Kurdish-backed militias in Syria agreed Tuesday to a US initiative to stop fighting Turkish forces whose week-old incursion in the country has stoked tensions between Washington and Ankara.
The truce was announced separately by a senior US defence official in Washington and the Kurdish-backed Syrian fighters, but Turkey neither confirmed nor denied it had agreed to hold fire.
Turkey launched an unprecedented cross-border offensive into Syria last Wednesday, saying it was aimed at ridding the frontier of both Islamic State group jihadists and a Kurdish militia.
IS said Tuesday its spokesman Abu Mohamed al-Adnani was killed in the Syrian province of Aleppo, as the US confirmed a “senior leader” from the group was targeted in the same area.
Kurds have carved out a semi-autonomous region in Syria’s north and northeast, with their People’s Protection Units (YPG) becoming a key partner of the US-led coalition fighting IS.
The YPG is also a key component of the Syrian Democratic Forces (SDF), which groups diverse factions battling the jihadists.
Ankara fears the emergence of an autonomous Kurdish region in Syria would bolster the rebel Kurdistan Workers’ Party (PKK) across the border in southeastern Turkey.
At the weekend Turkish forces killed several Kurdish fighters while its tanks rolled across the border to help Syrian Arab rebels rout IS from the frontier district of Jarabulus.
The military operation triggered alarm bells in Washington, which is trying to contain the violence between its Turkish and Kurdish allies.
“In the last several hours, we have received assurance that all parties involved are going to stop shooting at each other and focus on the ISIL threat,” US Central Command spokesman, Colonel John Thomas, said using an acronym for IS.
“It’s a loose agreement for at least the next couple of days and we are hoping that will solidify” Thomas said.
He said the Turkish and SDF had opened communications with the United States and between each other “with the goal of limiting hostilities”.
The Kurdish-backed Jarablus Military Council supported by the SFD confirmed a truce had been reached.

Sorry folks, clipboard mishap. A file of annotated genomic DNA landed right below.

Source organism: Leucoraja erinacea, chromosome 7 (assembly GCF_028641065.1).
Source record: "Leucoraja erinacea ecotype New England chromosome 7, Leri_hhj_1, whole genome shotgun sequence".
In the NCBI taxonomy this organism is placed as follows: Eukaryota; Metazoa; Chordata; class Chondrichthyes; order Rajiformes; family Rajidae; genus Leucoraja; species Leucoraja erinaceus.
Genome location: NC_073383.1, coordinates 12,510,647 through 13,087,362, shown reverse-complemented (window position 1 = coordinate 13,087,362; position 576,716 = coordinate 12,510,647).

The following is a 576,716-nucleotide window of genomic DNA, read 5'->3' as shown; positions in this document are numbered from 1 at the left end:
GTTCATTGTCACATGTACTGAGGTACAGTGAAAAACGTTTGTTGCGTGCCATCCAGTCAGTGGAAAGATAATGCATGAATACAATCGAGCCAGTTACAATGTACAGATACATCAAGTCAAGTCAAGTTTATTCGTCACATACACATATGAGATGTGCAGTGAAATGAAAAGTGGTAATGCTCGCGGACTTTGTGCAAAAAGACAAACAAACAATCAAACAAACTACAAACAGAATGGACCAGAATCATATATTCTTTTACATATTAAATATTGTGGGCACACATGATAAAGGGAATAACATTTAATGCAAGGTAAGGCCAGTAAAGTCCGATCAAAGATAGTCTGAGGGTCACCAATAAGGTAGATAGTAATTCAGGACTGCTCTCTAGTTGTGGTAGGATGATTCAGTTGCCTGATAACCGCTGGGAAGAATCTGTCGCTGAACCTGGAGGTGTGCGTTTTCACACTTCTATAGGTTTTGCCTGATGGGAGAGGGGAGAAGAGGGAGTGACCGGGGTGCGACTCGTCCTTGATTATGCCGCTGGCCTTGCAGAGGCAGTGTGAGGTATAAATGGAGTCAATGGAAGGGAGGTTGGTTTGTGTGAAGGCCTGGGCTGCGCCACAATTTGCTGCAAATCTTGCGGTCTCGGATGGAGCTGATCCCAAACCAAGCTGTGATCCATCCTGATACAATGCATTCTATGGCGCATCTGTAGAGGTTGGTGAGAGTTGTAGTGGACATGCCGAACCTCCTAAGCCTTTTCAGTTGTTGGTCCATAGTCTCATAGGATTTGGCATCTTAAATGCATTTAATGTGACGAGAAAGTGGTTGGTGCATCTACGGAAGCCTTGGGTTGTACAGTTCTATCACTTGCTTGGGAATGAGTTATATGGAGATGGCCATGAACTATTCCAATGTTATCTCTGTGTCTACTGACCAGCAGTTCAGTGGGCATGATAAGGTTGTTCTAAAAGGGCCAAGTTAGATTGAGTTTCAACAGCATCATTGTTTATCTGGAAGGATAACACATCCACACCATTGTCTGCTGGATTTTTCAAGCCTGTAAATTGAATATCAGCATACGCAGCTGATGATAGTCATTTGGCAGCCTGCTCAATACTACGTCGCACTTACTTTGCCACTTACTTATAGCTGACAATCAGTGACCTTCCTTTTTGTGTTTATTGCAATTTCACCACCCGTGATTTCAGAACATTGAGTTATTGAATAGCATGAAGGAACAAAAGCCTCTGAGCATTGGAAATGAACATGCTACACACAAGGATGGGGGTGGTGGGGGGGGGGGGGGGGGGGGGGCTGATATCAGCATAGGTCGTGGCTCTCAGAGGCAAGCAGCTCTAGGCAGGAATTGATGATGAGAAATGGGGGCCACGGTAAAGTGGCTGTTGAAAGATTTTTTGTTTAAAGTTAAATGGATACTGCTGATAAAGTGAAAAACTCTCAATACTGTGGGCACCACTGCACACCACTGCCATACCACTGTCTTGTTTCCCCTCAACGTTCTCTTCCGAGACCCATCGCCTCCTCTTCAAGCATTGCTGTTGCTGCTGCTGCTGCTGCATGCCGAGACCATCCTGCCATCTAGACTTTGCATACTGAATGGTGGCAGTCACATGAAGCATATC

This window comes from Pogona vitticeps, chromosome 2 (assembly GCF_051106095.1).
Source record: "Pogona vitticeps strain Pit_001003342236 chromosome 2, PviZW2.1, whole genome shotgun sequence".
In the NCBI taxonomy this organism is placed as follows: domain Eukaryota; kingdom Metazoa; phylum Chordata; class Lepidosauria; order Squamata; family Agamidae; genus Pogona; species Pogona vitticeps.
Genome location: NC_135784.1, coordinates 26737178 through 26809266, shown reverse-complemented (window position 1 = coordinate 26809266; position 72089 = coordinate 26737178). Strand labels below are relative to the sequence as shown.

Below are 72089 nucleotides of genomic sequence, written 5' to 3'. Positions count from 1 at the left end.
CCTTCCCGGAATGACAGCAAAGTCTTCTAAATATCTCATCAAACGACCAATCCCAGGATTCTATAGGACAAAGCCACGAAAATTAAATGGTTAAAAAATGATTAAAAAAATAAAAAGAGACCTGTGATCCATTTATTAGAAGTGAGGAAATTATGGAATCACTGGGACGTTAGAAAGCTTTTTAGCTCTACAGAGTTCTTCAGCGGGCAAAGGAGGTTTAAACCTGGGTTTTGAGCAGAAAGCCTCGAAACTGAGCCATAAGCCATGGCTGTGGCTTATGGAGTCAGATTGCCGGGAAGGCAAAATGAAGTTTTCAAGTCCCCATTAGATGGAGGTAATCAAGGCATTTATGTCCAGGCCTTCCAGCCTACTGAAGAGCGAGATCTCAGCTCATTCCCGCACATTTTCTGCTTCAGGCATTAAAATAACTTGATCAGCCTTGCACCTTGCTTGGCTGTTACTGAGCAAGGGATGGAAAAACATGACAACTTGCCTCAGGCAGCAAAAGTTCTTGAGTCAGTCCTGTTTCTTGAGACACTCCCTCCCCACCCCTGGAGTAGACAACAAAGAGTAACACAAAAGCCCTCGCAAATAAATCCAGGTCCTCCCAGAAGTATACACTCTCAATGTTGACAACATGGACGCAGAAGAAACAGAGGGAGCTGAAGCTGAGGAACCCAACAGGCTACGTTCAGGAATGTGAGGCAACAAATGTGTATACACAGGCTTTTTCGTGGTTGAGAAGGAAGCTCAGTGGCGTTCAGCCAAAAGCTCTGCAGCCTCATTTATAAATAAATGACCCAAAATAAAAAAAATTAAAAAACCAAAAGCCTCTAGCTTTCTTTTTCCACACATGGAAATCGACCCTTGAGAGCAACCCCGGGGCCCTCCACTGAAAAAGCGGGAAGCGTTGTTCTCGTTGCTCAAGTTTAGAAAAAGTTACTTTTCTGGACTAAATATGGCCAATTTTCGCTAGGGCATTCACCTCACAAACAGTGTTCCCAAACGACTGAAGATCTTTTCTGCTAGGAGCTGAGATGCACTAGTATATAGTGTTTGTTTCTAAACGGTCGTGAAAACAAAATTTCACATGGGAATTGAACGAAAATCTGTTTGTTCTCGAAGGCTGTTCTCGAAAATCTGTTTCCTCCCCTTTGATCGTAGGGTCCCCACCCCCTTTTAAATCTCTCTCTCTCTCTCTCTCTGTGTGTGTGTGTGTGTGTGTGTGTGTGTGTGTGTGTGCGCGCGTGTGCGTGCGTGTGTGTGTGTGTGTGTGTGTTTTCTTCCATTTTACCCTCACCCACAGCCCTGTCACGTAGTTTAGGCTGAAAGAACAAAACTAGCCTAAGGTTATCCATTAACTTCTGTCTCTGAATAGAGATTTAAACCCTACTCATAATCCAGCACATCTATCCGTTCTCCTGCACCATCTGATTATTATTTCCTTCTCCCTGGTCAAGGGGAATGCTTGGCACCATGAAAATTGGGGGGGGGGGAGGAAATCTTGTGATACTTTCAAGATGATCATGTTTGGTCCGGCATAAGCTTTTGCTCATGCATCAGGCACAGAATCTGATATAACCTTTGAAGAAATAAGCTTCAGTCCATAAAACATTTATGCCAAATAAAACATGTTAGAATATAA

“We agreed on a ceasefire with the Turkish state via the United States and the international coalition” that is fighting IS, said council spokesman Ali Hajo.
– Turkey seeks US guarantees –
Speaking to AFP by telephone, Hajo said the truce took effect at midnight (2100 GMT Monday) and was expected to last “for an unspecified period of time”.
“We are continuing to negotiate (with the Turkish forces) through the Americans,” he said without elaborating.
The Britain-based Syrian Observatory for Human Rights monitor reported calm Tuesday on the southern front of Jarablus, which Turkish forces captured from IS jihadists last week on the first day of their incursion.
But Turkey neither confirmed nor denied the claim, saying only it awaited the fulfullment of a Kurdish promise to the United States to retreat east of the Euphrates river “as soon as possible”.
Deputy Prime Minister Numan Kurtulmus confirmed Monday the army aimed to prevent the creation of a Kurdish-controlled corridor running nearly the entire length of the border.
Ankara sees the YPG as a “terrorist” offshoot of the Kurdistan Workers’ Party and fears an autonomous Kurdish region in Syria would bolster the PKK in southeast Turkey.
Also on Monday, Turkey warned it would carry out more strikes on the US-backed YPG in Syria if it fails to retreat from the border area.
But analysts said further Turkish involvement in Syria’s five-year war and clashes with the YPG were fraught with risks and could stoke tensions with NATO ally Washington.
Defending a buffer zone between Kurdish-controlled areas on either side of the Euphrates could suck Turkey deeper into the conflict, said Aykan Erdemir, a senior fellow at the Washington-based Foundation for Defense of Democracies.
“Ultimately, Syria could yet turn into a territorial extension of the protracted fighting between Turkey and the PKK going on since 1984,” he said.
The PKK has waged a deadly insurgency on Turkish territory for more than three decades.
“It is hard to see how this does not get messy,” the European Council on Foreign Relations wrote in a paper, referring to the situation in northern Syria.